Tag Archives: Assam

Ambubachi Mela

The Ambubachi Mela is an annual Hindu mela held at Kamakhya Temple in Guwahati, Assam. 

This yearly Mela is celebrated during the monsoon season that happens to fall during the Assamese month Ahaar, around the middle of June when the sun transit to the zodiac of Mithuna, when the Brahmaputra river is in spate.

It is the celebration of the yearly menstruation course of the goddess Kamakhya. 

It is believed that the presiding goddess of the temple, Devi Kamakhya, the Mother Shakti, goes through her annual cycle of menstruation during this time stretch.

It is also believed that during the monsoon rains, the creative and nurturing power of the ‘menses’ of Mother Earth becomes accessible to devotees at this site during the meal.

There is no idol of the presiding deity but she is worshipped in the form of a yoni-like stone instead over which a natural spring flows.
Gathering of people at Ambubashi Mela at India’s Kamakhya Temple
It is also believed that in the early 16th century, the Kamakhya temple got destroyed. However, it was rebuilt by the King of Cooch Behar and was designed in a rather unique way. The temple has four prayer chambers: Garbagriha, Calantha, Pancharatna, and Natamandiramong.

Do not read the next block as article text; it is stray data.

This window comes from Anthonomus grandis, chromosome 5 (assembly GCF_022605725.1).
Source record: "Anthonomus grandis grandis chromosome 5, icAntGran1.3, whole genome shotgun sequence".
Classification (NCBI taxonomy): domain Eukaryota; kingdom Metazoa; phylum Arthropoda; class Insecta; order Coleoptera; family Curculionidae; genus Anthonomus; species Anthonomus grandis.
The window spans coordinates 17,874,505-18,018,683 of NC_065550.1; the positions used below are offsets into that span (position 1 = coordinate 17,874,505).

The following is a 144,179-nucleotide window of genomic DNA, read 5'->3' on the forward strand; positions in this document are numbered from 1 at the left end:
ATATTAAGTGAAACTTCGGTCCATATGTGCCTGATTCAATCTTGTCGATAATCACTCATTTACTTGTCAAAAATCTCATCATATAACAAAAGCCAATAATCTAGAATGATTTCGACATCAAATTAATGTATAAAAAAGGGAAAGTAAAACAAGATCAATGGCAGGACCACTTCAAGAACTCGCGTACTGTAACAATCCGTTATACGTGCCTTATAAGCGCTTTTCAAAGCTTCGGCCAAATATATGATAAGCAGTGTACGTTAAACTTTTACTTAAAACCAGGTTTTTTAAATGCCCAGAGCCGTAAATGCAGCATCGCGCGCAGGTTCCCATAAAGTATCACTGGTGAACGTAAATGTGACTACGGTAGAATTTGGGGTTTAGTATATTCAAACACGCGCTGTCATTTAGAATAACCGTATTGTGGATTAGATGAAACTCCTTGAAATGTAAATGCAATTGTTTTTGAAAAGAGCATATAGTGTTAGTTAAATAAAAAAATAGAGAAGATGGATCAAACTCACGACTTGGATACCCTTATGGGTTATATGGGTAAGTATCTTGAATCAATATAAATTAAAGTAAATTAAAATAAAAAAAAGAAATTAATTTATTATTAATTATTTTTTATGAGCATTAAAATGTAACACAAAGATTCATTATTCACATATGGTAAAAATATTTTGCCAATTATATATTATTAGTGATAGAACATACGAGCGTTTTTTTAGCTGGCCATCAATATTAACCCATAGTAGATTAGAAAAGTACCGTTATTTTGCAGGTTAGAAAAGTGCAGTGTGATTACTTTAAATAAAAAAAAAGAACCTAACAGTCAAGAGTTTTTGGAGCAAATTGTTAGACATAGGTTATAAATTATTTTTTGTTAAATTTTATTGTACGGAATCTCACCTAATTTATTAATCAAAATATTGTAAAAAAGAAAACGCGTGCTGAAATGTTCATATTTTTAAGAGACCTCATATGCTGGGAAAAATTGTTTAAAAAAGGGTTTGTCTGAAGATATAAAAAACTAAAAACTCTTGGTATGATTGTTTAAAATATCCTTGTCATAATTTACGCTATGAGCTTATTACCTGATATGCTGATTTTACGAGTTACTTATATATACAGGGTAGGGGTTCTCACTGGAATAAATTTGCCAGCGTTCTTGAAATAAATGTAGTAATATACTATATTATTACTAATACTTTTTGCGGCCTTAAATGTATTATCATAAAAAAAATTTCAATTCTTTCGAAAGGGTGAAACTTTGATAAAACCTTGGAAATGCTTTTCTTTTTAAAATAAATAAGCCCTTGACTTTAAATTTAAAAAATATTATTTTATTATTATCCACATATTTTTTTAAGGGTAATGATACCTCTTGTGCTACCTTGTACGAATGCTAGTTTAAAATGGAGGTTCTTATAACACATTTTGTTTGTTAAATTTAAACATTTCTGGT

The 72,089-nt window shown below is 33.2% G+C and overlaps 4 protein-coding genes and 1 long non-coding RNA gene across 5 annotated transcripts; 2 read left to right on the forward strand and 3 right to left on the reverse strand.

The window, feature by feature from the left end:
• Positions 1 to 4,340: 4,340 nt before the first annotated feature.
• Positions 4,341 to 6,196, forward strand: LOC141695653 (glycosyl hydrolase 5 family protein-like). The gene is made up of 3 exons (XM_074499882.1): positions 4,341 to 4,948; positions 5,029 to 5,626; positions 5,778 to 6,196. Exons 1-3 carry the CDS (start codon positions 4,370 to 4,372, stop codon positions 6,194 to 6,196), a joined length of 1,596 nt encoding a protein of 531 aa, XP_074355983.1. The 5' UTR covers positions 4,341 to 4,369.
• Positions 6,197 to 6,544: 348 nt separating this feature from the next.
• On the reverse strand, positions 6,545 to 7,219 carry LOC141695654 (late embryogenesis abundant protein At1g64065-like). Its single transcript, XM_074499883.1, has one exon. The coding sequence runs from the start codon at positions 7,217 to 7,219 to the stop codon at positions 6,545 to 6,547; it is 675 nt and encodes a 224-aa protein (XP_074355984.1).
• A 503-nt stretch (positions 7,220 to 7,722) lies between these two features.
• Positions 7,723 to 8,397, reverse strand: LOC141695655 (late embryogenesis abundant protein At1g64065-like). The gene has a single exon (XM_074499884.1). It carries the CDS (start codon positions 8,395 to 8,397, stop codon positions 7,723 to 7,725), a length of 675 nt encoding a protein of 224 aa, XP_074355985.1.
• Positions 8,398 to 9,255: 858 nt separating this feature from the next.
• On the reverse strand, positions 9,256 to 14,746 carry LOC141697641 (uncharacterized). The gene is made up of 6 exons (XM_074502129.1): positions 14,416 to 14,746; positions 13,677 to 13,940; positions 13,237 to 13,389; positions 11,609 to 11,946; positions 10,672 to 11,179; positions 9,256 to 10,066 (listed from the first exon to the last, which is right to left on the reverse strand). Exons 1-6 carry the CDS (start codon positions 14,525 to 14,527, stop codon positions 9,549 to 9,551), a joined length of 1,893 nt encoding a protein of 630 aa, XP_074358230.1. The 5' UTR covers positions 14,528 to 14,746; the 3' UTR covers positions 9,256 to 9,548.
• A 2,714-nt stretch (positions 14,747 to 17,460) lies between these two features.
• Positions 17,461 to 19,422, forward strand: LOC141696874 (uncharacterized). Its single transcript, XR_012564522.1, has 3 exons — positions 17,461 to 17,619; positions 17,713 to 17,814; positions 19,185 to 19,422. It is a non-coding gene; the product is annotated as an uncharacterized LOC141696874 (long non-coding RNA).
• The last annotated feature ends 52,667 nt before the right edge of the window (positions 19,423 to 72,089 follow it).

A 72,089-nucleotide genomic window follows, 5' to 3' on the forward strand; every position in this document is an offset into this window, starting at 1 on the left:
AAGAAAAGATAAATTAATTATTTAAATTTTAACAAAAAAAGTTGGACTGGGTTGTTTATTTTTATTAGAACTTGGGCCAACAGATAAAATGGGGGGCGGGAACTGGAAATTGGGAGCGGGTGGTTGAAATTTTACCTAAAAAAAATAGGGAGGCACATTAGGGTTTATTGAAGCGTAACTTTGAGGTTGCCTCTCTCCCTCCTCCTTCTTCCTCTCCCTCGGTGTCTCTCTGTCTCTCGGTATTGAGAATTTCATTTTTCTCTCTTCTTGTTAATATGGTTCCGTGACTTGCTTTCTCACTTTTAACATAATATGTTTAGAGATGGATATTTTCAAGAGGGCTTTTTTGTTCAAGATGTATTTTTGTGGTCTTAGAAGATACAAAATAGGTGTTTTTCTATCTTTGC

The first and most important chamber leads to the sanctum of the temple which is in the form of a cave. Though the chamber does not house an idol or image of the goddess, there is a natural spring that resembles the womb of the goddess.
The temple remains closed for three days during the meal for it is believed that mother earth becomes unclean for three days like the traditional women’s menstrual seclusion.

During these three days, some restrictions are observed by the devotees like not cooking, not performing puja or reading holy books, no farming, etc.

After three days Devi Kamakhya is bathed and other rituals are performed to ensure that the Devi retrieves her purity. Then the doors of the temple are reopened and prasad is distributed. On the fourth day, the devotees are allowed to enter the temple and worship Devi Kamakhya.

In 2016, the dates of the Ambubachi festival were between 22 and 26 June. In 2017, the dates of the Ambubachi Mela were between 22 and 26 June.
The prasad is distributed in two forms – Angodak and Angabastra. Angodak literally means the fluid part of the body – water from the spring and Angabastra literally means the cloth covering the body – a piece of the red cloth used to cover the stone yoni during the days of menstruation.
Sadhus gathered at Kamakhya Temple for the Ambubachi Mela
Every year lakhs of pilgrims, starting from Sadhus to householders, from all over India, come to Guwahati to observe this festival.

They include Sanasins, black-clad Aghoras, the Khade-babas, the Baul, or singing minstrels of West Bengal, intellectual and folk Tantriks, Sadhus, and Sadhbis with long matted hair, etc. 

Even foreigners from abroad come to seek blessings of mother Kamakhya.
Ambubachi Mela is one of the biggest congregations in eastern India.
It is the most important festival of the Kamakhya temple.
It is more of a ritual of austerities, a festival celebrated with Shakti rites.

Rating: 1 out of 5.